les Nouvelles - March 2011

  • Les Nouvelles - March 2011 - Full Issue
  • PDF, 3.29 MB
  • Winning Negotiations Before They Begin
  • David Wanetick
    Seasoned negotiators are well aware that negotiations are often won or lost before the players reach the negotiating table. At a minimum, negotiators should perform the following preparation before commencing formal negotiations:
    PDF, 147.17 KB
  • A Proposed “U.S. Public Patent Pool”
  • Robert M Kundstadt and Illaria Mazzioni
    I. The Recognized Need for Patent Law Reform Congress is now considering substantial modifications of the patent law. Most everyone recognizes that the patent system needs to be rationalized to make it function more efficiently, reducing obstacles that now impede inventors, the public and the courts. Reforms now under consideration— such as moving to first-to-file, improving post-grant review and fine-tuning standards for damages awards—represent political compromises among various industry groups, according to the ABA’s Intellectual Property Law Section. As such, they might not suffice for complete rectification. Hence in the context of the current interest in patent law reform, it behooves commentators also to consider more thorough approaches, including even a rethinking of first principles underlying the entire concept of, and mechanism for, protection of inventors’ work product. In that spirit, we offer this suggestion for a “U.S. Public Patent Pool,” modeled after industry pools such as those used for facilitating the creation of CD hardware. The proposal also borrows philosophically from the recently-enacted federal health insurance mandate, in that in its strongest form it compels all inventors to participate—since 100 percent participation is essential to effective patent reform under this plan.
    PDF, 103.73 KB
  • The 25% Rule Still Rules: New Evidence From Pro Forma Analysis In Royalty Rates
  • Jiaqing “Jack” Lu
    The 25% rule is based on observations that royalty negotiations tend to a royalty rate that equals approximately one-quarter of the licensee’s expected operating profits derived from the technology. Over the years, the rule has been generalized, and sometimes is referred as the 25% to 33% rule, depending mainly on technology, industry normal, and other relevant issues. The 25% rule has been a useful rule of thumb for royalty determination. However, recent efforts to empirically prove its validity have been unsatisfying. For example, Goldscheider et al. (2002) demonstrated that the royalty rate as a percentage of operating margin appeared to be congruent with the 25% rule, but the work stopped short of exploring more fundamental relationships between royalty rates and profit margins. Kemmerer and Lu (2008) found that profitability and royalty rates were linearly associated, but the coefficients of various profit margins were much higher than the 25% rule would imply. The lack of convincing evidence to empirically validate the 25% rule is mainly due to the very nature of the data used in the studies. First and foremost, the royalty rates calculated by the 25% rule serve only as a starting point for royalty determination, and are subject to up- or downward adjustments based on industry-, company-, and technology-specific factors. In other words, even if the 25% rule is widely used in practice, after a series of such adjustments, the actual royalty data is a variation of the rule.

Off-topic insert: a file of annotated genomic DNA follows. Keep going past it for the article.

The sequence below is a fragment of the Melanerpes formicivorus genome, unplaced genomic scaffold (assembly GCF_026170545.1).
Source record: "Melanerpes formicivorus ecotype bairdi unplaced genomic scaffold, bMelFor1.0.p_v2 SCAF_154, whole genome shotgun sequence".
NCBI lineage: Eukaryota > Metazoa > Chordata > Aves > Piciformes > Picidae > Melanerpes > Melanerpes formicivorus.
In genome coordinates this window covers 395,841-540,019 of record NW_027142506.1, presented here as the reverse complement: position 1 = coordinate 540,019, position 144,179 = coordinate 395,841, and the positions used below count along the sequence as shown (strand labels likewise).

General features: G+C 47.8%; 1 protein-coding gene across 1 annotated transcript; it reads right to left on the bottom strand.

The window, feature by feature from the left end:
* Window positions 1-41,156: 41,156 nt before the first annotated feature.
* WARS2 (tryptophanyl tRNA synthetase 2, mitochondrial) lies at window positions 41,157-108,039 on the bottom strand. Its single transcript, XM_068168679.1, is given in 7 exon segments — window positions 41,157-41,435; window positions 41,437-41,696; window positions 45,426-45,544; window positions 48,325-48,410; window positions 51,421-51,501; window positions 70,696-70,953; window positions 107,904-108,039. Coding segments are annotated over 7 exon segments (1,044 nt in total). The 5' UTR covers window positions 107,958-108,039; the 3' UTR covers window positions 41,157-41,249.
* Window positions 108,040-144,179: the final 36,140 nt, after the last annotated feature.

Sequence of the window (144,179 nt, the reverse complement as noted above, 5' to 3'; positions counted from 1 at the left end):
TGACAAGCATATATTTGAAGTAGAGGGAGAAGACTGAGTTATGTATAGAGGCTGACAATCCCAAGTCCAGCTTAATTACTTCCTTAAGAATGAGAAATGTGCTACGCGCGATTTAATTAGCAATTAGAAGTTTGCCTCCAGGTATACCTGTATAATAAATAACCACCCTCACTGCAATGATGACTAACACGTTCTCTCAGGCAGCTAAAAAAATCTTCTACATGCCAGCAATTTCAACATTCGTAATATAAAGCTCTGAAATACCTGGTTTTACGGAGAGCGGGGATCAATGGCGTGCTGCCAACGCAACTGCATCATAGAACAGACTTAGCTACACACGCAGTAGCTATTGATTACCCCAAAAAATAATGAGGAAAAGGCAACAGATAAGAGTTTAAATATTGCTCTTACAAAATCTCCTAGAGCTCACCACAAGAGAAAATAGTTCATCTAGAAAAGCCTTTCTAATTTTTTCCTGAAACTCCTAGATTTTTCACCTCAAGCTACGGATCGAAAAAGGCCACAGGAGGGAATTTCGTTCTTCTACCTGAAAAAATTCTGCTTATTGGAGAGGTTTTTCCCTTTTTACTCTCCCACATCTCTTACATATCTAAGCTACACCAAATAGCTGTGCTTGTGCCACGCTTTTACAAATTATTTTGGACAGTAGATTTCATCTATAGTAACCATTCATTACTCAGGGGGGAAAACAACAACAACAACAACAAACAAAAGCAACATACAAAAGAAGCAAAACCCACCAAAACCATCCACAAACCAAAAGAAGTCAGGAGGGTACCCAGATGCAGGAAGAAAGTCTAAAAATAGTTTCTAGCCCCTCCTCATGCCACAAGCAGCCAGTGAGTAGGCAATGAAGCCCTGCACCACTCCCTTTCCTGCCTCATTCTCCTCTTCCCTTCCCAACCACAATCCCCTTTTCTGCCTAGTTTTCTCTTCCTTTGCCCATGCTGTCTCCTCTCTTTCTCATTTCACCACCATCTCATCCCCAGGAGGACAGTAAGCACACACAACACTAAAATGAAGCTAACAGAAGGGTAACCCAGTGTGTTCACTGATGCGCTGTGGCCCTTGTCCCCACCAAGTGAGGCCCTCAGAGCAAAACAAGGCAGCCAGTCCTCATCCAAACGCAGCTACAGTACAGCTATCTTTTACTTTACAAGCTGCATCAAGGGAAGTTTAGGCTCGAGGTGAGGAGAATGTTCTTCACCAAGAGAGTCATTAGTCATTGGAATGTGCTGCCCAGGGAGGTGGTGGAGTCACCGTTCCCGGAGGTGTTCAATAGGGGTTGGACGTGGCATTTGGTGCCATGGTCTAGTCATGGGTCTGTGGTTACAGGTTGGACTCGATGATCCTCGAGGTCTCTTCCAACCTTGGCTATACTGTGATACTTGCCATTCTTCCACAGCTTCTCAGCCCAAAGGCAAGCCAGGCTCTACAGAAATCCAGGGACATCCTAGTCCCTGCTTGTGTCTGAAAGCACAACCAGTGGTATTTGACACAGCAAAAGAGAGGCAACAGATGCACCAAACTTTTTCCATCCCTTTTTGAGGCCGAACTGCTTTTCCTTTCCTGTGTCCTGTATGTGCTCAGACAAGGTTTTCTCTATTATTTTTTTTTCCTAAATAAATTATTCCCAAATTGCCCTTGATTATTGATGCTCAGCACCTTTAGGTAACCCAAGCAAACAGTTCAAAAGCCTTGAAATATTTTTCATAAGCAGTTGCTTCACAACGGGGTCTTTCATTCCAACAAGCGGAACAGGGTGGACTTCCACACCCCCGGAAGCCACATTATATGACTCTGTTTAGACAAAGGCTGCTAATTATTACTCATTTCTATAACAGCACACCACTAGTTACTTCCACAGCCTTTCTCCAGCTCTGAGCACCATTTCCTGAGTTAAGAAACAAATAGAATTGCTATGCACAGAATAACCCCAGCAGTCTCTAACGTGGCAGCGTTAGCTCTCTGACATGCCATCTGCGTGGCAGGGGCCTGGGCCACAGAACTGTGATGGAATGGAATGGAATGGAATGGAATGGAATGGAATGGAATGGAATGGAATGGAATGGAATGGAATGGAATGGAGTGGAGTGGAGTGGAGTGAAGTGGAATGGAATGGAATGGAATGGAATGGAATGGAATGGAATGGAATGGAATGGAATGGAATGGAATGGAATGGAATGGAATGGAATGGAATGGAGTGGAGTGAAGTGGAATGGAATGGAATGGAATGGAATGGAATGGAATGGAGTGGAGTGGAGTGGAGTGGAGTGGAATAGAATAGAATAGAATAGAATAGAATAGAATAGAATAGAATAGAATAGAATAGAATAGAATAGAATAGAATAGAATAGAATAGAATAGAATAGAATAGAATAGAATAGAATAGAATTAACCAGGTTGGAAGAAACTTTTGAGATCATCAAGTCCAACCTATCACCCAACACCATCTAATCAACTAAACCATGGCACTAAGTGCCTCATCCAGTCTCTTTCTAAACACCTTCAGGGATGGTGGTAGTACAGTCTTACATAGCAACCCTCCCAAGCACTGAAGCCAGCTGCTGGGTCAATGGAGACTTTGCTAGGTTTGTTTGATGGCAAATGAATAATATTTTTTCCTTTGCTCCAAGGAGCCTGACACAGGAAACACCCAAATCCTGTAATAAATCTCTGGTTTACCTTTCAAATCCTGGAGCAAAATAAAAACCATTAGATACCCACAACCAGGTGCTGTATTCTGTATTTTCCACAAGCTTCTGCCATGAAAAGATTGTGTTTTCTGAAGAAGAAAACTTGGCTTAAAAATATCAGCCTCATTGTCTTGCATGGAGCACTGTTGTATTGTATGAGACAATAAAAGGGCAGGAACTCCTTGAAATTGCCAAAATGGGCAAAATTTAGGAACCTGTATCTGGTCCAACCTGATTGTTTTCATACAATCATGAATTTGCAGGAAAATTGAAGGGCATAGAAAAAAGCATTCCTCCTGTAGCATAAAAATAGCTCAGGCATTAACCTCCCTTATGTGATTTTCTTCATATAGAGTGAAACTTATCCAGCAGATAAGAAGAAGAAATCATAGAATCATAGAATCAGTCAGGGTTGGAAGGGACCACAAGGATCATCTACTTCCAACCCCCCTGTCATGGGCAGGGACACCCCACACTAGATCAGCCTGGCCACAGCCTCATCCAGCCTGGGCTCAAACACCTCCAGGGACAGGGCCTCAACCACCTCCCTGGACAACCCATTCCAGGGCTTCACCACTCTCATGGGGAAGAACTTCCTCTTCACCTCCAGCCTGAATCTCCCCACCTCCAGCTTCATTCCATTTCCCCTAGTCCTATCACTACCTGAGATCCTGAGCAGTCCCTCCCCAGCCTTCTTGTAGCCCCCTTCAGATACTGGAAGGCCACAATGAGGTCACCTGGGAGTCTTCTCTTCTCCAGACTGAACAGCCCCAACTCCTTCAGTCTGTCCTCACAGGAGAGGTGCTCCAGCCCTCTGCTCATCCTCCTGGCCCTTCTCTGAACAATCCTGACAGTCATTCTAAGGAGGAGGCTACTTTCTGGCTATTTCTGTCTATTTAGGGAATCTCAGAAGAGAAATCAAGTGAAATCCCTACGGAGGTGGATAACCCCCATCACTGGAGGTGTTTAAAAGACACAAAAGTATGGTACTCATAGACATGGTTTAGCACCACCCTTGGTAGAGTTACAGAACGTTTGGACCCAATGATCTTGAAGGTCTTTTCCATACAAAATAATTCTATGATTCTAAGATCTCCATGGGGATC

PDF, 144.14 KB
  • Shop Rights And Joint Ownership Issues
  • Peter Huntsman
    Outside the United States of America, the term “shop rights” remains something of a mystery. It does not appear that there are corresponding provisions anywhere else. However, there are somewhat similar provisions in some countries, such as Germany.
    PDF, 114.27 KB
  • IRS Ordered To Help Trademark Licensor Reduce Tax Liability
  • Rod S. Berman and Kristi L. Kirksey
    Companies regularly enter into trademark licenses to obtain the right to use a trademark in connection with the production, sale, marketing or distribution of goods. In a typical license agreement, the owner of a trademark, i.e., the licensor, will permit a licensee to use its trademark or “brand” in return for the payment of a royalty. Essentially, licensing a trademark allows the licensee to take advantage of already established goodwill or brand identification created by or for the trademark owner. Trademark royalties may be assessed and divided in a variety of ways, but are often expressed as a percentage of gross or net sales, as appropriately defined, or as a fixed fee per unit sold or produced. The tax treatment of such payments (i.e., to capitalize or to expense) varies, but usually depends on the terms of the licensing agreement. Many taxpayer licensees will allocate royalty expenses between expenses that can be immediately deducted and expenses that must be capitalized.